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|Madame Bovary, moeurs de province
publisher: , 1857
Madame Bovary: Patterns of Provincial Life
publisher: Querido, Amsterdam, 1993
refered to by:
Marquis de Sade
Miguel de Cervantes Saavedra
Heart of Darkness
|The plot: Charles Bovary is a country physician who, after an unhappy first marriage, marries the daughter of a patient. Emma is eager to leave her father's dirty farm but finds marriage to be less romantic and satisfying than she expected. Charles is not a prince, but a bumbling, aging man. Even when at work he performs more like a veterinarian than a skilled surgeon. Indeed, when he and the local chemist attempt a new procedure on a clubfoot, the patient gets gangrene and loses his leg.
Disgusted, Emma develops a relationship with Leon Dupuis, a young lawyer. She refuses to sleep with him but regrets it after he leaves town. She then meets Rodolphe Boulanger, a wealthy landowner who seduces Emma to pass the time. They have a brief if passionate affair.
When Boulanger abandons her, Emma returns to Leon, this time giving in to their mutual passion. Her affair has an air of desperation. She soon exhausts her limited funds on trips to visit her lover and love gifts. Knowing that her husband will discover her affair when their financial situation is revealed, Emma overdoses on arsenic and
| dies miserably.
Commentary: Flaubert is associated with the naturalist school, artists who described events with medical precision. Indeed, Flaubert's father was a country surgeon and the writer trained briefly under him. In his letters, Flaubert described literature as "the dissection of a beautiful woman with her guts in her face, her leg skinned, and half a burned-out cigar lying on her foot."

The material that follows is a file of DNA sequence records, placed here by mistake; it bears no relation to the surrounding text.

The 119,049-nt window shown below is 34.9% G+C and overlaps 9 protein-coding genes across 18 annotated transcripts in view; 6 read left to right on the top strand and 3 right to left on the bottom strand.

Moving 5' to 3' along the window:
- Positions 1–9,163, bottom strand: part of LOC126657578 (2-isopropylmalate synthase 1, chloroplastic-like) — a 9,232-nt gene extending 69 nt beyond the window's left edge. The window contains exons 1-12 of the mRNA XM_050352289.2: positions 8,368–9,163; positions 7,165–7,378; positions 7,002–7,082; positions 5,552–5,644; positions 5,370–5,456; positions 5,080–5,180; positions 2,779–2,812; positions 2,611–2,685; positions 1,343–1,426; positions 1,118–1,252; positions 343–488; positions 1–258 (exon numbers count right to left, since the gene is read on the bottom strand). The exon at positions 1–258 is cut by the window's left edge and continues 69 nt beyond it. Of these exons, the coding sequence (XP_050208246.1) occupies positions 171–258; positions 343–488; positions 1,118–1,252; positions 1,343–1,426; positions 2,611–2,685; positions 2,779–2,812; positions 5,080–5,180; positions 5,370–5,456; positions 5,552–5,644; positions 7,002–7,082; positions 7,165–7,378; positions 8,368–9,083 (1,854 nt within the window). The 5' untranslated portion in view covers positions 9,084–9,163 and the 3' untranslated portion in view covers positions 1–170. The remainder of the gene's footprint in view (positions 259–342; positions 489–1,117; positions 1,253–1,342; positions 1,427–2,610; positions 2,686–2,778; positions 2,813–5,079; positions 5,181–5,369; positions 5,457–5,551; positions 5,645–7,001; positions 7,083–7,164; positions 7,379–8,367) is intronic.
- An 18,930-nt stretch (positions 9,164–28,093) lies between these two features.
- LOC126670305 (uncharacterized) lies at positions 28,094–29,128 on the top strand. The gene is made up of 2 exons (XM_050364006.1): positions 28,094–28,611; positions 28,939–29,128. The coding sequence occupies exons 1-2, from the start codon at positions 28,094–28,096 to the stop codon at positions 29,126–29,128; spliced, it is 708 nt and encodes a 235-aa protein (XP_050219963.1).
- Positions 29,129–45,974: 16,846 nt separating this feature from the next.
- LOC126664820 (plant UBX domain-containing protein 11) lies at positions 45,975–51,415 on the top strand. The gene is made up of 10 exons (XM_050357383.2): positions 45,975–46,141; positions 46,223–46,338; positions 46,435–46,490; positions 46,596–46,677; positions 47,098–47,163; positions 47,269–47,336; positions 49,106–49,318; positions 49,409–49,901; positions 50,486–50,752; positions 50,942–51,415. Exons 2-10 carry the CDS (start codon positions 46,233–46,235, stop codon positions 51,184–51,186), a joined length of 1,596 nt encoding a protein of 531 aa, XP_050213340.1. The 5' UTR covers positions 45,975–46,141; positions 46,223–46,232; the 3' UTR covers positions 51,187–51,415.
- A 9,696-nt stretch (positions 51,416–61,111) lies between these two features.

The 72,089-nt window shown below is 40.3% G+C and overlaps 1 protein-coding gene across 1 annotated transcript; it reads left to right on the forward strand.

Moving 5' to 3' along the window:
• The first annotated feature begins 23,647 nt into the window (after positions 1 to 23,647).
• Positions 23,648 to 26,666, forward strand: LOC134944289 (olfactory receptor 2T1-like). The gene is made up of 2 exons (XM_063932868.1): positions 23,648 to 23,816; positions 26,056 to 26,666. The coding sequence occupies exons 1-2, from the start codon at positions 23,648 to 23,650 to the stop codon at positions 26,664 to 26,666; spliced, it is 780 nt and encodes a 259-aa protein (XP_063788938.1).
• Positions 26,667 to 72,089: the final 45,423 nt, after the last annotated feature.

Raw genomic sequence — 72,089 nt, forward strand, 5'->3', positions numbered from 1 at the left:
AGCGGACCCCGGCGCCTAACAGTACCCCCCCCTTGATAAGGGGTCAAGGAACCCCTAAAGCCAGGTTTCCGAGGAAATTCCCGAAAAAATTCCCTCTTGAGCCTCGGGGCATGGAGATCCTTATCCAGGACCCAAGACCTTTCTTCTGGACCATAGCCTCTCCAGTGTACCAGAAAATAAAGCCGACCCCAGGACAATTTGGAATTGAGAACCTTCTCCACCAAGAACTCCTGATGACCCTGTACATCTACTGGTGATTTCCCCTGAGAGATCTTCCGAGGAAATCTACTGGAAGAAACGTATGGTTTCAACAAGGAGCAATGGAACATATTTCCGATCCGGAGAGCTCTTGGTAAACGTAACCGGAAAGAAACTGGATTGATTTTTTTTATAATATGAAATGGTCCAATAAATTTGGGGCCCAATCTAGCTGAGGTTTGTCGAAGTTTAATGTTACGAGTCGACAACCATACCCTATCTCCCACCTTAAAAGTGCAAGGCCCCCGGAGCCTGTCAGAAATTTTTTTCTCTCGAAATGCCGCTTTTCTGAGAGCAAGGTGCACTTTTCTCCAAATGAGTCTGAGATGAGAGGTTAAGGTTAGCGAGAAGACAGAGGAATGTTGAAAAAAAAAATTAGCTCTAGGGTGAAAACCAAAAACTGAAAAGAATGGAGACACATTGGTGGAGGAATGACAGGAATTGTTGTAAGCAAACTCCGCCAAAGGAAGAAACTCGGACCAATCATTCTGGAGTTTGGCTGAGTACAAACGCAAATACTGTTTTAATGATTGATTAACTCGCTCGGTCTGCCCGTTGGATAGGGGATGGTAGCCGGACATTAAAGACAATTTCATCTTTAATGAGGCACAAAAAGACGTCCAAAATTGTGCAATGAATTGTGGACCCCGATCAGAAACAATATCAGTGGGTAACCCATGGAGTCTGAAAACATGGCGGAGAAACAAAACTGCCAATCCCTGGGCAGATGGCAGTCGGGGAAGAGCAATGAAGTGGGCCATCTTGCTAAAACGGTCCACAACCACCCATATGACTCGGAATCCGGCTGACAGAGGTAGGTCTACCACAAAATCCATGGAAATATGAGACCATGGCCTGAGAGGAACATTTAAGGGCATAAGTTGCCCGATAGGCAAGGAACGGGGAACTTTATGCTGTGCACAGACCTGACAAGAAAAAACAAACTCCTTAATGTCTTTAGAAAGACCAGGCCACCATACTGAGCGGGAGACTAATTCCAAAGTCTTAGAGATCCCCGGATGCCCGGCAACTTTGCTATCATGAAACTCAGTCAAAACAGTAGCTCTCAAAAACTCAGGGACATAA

This combination of medical detail and sexual violence summarizes Flaubert's style. He writes neither in the third person, nor the first, but in the odd voice the French call "style indirect libre." Events are recorded as if from the viewpoint of a particular character but not in that character's voice. Flaubert retains a distance that evokes objectivity but also seems disdainful. His characters all seem ridiculous. When Boulanger seduces Emma, for example, they are at a country fair and he whispers above the sound of a farm wife winning an award for her pig. Emma's ideals of love are no more exemplary than the woman's ideal of pig meat. (from: Literature, Arts, and Medicine Database)
|ON FLAUBERT'S BOOKSHELF|
The Red and the Black
The rise and fall of Julian Sorel. Born into peasantry, he connives his way into aristocratic circles, but his powers of seduction lead to his downfall when he commits a crime of passion.
Miguel de Cervantes Saavedra, 1605 / 1615
A comic study of delusion and its consequences; Don Quixote, the old gentleman of La Mancha, takes to the road in search of adventure and remains undaunted in the face of repeated disaster.
Victor Hugo, 1862
France in the first quarter of the 19th century: Jean Valjean, a poor man, steals a loaf of bread and then spends years trying to escape his reputation as a criminal. In later years he rises to become a respectable member of society; but policeman Javert will not allow him to forget his past.
The Count of Monte Cristo
Alexandre Dumas-père, 1845
Edmund Dantes, unjustly convicted of aiding the exiled Napoleon, escapes after fourteen years of imprisonment and seeks revenge in Paris.
'La Comédie Humaine'
Honoré de Balzac, 1830-1850
Multi-volume collection of interlinked novels and stories (nearly 100!) depicting French society in the period of the Restoration and the July Monarchy 1815-1848.
Atala / René
Chateaubriand, 1801 / 1805
Two tales: 'Atala' (a Christian girl takes a vow to remain a virgin, but falls in love with a Natchez Indian) and 'René' (a young woman enters a convent rather than surrender to her passion for her brother).
|BOOKS BY GUSTAVE FLAUBERT:|